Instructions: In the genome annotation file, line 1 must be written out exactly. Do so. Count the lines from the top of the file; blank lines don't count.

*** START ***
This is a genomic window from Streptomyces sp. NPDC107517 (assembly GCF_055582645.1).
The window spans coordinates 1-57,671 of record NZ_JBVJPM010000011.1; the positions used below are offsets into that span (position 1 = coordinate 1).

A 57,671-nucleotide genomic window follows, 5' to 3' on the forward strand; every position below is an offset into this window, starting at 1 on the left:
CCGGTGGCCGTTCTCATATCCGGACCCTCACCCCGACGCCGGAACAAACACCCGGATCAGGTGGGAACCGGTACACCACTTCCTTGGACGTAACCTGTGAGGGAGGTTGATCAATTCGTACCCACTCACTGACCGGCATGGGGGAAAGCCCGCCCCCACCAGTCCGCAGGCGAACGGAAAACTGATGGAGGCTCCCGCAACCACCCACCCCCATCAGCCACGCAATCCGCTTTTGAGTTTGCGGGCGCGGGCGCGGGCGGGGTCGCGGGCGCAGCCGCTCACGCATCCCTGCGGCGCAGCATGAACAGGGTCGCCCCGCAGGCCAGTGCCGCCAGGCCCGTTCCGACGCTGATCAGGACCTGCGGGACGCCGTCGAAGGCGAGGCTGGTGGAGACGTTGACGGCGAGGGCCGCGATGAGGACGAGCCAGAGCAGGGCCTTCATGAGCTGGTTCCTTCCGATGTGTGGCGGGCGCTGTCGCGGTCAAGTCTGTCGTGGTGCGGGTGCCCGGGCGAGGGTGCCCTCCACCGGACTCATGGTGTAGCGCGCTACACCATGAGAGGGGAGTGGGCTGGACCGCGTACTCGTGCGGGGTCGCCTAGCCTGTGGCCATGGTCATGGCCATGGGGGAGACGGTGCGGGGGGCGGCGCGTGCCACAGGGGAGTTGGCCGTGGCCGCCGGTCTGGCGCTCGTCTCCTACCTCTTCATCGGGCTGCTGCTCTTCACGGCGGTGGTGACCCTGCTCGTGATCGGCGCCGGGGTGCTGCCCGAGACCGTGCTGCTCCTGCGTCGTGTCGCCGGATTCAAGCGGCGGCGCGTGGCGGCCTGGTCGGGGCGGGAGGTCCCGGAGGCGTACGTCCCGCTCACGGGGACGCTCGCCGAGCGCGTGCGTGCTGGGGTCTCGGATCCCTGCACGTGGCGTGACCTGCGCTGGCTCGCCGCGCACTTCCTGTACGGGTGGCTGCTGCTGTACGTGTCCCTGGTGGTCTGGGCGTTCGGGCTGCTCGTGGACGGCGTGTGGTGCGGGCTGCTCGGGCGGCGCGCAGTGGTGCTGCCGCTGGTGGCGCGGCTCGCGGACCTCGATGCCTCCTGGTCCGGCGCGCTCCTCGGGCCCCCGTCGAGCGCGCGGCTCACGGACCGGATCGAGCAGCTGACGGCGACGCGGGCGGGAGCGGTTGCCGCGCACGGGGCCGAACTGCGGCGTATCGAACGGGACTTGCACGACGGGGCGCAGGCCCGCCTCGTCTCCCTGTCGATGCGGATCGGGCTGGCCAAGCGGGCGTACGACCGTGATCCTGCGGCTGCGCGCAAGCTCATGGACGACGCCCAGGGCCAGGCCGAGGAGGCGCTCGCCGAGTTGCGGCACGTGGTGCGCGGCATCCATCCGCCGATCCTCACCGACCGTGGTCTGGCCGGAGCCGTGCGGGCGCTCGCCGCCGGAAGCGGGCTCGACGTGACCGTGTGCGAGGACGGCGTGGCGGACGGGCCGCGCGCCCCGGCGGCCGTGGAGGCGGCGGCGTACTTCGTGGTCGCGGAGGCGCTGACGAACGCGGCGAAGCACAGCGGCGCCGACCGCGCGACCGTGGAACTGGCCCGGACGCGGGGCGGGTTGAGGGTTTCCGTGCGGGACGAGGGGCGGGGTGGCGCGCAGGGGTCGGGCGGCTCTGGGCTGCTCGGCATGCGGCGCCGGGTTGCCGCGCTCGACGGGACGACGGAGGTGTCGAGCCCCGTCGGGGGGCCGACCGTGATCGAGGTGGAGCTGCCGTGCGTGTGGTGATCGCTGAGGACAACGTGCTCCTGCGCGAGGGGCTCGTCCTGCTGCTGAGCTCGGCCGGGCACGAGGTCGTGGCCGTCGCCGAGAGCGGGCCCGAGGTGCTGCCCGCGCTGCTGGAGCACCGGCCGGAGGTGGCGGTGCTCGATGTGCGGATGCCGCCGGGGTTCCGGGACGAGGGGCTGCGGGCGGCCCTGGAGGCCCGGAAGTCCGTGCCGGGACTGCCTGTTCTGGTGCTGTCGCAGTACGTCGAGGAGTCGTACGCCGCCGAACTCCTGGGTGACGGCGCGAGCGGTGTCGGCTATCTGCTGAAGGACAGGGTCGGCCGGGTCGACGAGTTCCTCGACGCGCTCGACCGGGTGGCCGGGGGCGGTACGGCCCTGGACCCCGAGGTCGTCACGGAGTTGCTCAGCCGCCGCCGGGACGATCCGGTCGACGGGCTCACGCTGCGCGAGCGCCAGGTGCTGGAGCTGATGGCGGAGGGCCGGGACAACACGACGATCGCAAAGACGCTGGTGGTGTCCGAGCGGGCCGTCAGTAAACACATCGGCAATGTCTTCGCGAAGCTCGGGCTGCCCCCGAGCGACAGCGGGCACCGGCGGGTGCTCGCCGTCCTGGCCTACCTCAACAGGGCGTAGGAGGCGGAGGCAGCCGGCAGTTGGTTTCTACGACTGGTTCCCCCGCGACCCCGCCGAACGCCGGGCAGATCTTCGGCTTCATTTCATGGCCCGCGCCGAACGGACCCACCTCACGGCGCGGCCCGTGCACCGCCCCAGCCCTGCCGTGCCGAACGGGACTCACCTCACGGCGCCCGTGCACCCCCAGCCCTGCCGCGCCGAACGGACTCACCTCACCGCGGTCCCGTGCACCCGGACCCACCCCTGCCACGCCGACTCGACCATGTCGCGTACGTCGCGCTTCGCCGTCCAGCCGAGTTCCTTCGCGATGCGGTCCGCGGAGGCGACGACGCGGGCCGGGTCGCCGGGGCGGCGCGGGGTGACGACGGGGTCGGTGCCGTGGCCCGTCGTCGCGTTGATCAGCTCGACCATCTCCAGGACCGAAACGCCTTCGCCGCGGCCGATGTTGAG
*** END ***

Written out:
This is a genomic window from Streptomyces sp. NPDC107517 (assembly GCF_055582645.1).